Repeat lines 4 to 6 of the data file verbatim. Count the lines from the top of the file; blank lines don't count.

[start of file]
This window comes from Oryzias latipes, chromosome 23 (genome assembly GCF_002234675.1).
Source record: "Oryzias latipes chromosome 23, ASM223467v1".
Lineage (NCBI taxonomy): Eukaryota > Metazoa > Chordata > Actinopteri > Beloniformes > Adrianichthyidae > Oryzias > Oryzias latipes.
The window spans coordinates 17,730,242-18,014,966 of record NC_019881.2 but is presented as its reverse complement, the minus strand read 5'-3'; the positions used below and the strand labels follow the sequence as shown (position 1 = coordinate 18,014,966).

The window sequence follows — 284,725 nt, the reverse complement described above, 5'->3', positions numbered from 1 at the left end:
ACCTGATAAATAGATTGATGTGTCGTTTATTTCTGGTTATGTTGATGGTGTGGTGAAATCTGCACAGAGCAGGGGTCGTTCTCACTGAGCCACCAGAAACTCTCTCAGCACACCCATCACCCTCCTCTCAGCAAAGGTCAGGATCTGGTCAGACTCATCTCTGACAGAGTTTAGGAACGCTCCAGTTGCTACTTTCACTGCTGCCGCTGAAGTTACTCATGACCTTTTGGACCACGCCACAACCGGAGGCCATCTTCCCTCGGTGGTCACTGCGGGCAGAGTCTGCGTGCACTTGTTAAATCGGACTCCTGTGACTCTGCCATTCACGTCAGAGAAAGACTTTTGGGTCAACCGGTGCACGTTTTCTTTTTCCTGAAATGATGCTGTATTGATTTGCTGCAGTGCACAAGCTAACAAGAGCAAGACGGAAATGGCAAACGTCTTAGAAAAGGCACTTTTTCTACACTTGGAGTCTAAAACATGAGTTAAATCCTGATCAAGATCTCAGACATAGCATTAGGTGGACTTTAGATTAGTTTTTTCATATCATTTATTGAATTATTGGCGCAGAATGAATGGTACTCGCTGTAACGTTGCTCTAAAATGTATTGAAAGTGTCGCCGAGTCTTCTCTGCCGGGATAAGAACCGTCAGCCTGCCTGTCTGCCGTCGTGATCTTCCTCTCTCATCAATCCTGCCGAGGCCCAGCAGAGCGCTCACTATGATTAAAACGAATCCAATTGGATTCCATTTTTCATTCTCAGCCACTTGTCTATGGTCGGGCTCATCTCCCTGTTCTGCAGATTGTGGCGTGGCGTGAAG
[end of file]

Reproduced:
The window spans coordinates 17,730,242-18,014,966 of record NC_019881.2 but is presented as its reverse complement, the minus strand read 5'-3'; the positions used below and the strand labels follow the sequence as shown (position 1 = coordinate 18,014,966).

The window sequence follows — 284,725 nt, the reverse complement described above, 5'->3', positions numbered from 1 at the left end:
ACCTGATAAATAGATTGATGTGTCGTTTATTTCTGGTTATGTTGATGGTGTGGTGAAATCTGCACAGAGCAGGGGTCGTTCTCACTGAGCCACCAGAAACTCTCTCAGCACACCCATCACCCTCCTCTCAGCAAAGGTCAGGATCTGGTCAGACTCATCTCTGACAGAGTTTAGGAACGCTCCAGTTGCTACTTTCACTGCTGCCGCTGAAGTTACTCATGACCTTTTGGACCACGCCACAACCGGAGGCCATCTTCCCTCGGTGGTCACTGCGGGCAGAGTCTGCGTGCACTTGTTAAATCGGACTCCTGTGACTCTGCCATTCACGTCAGAGAAAGACTTTTGGGTCAACCGGTGCACGTTTTCTTTTTCCTGAAATGATGCTGTATTGATTTGCTGCAGTGCACAAGCTAACAAGAGCAAGACGGAAATGGCAAACGTCTTAGAAAAGGCACTTTTTCTACACTTGGAGTCTAAAACATGAGTTAAATCCTGATCAAGATCTCAGACATAGCATTAGGTGGACTTTAGATTAGTTTTTTCATATCATTTATTGAATTATTGGCGCAGAATGAATGGTACTCGCTGTAACGTTGCTCTAAAATGTATTGAAAGTGTCGCCGAGTCTTCTCTGCCGGGATAAGAACCGTCAGCCTGCCTGTCTGCCGTCGTGATCTTCCTCTCTCATCAATCCTGCCGAGGCCCAGCAGAGCGCTCACTATGATTAAAACGAATCCAATTGGATTCCATTTTTCATTCTCAGCCACTTGTCTATGGTCGGGCTCATCTCCCTGTTCTGCAGATTGTGGCGTGGCGTGAAG